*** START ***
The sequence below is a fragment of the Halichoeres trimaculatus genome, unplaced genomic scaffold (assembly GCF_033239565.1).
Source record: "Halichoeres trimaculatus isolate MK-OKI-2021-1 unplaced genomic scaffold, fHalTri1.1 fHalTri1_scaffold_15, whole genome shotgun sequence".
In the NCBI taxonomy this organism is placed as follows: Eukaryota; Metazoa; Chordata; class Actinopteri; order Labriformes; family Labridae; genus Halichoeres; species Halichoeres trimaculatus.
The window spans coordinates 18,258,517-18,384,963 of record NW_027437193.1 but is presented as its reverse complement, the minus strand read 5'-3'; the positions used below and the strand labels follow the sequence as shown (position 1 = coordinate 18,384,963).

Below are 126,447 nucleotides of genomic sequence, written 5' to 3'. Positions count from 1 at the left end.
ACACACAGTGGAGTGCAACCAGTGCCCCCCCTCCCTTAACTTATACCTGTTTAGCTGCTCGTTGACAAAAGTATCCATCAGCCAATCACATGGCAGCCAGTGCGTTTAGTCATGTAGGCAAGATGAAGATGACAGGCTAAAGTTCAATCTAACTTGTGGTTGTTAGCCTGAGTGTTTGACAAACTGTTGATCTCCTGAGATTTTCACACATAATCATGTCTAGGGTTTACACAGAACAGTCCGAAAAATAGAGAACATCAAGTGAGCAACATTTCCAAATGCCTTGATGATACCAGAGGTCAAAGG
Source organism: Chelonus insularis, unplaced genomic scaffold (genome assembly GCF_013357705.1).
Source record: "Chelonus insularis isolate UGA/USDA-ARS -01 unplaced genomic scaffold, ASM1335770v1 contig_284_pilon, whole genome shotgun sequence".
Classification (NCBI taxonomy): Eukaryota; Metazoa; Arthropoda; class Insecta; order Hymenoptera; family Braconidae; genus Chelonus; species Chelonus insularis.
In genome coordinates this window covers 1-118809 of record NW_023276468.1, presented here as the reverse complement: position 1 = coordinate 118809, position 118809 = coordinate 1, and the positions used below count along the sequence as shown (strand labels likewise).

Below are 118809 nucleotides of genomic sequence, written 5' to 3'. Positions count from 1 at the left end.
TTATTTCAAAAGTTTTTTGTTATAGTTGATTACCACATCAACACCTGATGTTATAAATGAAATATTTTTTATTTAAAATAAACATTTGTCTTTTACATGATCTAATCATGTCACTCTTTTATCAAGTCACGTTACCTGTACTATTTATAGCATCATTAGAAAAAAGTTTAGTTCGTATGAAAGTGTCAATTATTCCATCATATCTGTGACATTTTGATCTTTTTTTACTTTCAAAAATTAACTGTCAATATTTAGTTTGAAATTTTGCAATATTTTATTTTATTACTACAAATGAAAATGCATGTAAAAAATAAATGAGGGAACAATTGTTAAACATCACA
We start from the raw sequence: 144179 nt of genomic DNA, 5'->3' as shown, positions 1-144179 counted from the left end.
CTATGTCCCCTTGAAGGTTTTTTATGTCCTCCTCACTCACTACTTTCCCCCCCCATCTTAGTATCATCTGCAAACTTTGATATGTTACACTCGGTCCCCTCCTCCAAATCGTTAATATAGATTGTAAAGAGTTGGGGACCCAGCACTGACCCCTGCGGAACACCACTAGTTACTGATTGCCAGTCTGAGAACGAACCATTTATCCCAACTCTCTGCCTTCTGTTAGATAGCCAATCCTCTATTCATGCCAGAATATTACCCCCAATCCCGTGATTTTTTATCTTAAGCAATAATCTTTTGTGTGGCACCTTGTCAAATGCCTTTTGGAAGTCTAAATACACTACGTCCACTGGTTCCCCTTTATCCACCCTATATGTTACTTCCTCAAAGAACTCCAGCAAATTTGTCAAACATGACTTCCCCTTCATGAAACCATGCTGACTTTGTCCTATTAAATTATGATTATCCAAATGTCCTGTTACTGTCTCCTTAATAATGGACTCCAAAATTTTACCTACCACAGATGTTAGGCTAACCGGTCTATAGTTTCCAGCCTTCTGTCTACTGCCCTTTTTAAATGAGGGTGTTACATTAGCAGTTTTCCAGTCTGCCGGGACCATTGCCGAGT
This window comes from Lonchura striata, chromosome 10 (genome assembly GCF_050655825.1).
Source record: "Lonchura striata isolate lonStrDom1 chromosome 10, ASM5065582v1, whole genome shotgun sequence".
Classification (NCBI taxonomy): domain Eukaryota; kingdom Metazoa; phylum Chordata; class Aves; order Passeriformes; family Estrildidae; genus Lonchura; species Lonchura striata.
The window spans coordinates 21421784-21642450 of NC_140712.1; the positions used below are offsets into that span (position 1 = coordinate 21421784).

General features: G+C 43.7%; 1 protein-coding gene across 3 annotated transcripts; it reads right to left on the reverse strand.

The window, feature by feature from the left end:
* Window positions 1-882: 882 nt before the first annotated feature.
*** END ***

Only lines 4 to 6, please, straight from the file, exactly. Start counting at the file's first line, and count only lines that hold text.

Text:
The window spans coordinates 18,258,517-18,384,963 of record NW_027437193.1 but is presented as its reverse complement, the minus strand read 5'-3'; the positions used below and the strand labels follow the sequence as shown (position 1 = coordinate 18,384,963).

Below are 126,447 nucleotides of genomic sequence, written 5' to 3'. Positions count from 1 at the left end.
ACACACAGTGGAGTGCAACCAGTGCCCCCCCTCCCTTAACTTATACCTGTTTAGCTGCTCGTTGACAAAAGTATCCATCAGCCAATCACATGGCAGCCAGTGCGTTTAGTCATGTAGGCAAGATGAAGATGACAGGCTAAAGTTCAATCTAACTTGTGGTTGTTAGCCTGAGTGTTTGACAAACTGTTGATCTCCTGAGATTTTCACACATAATCATGTCTAGGGTTTACACAGAACAGTCCGAAAAATAGAGAACATCAAGTGAGCAACATTTCCAAATGCCTTGATGATACCAGAGGTCAAAGG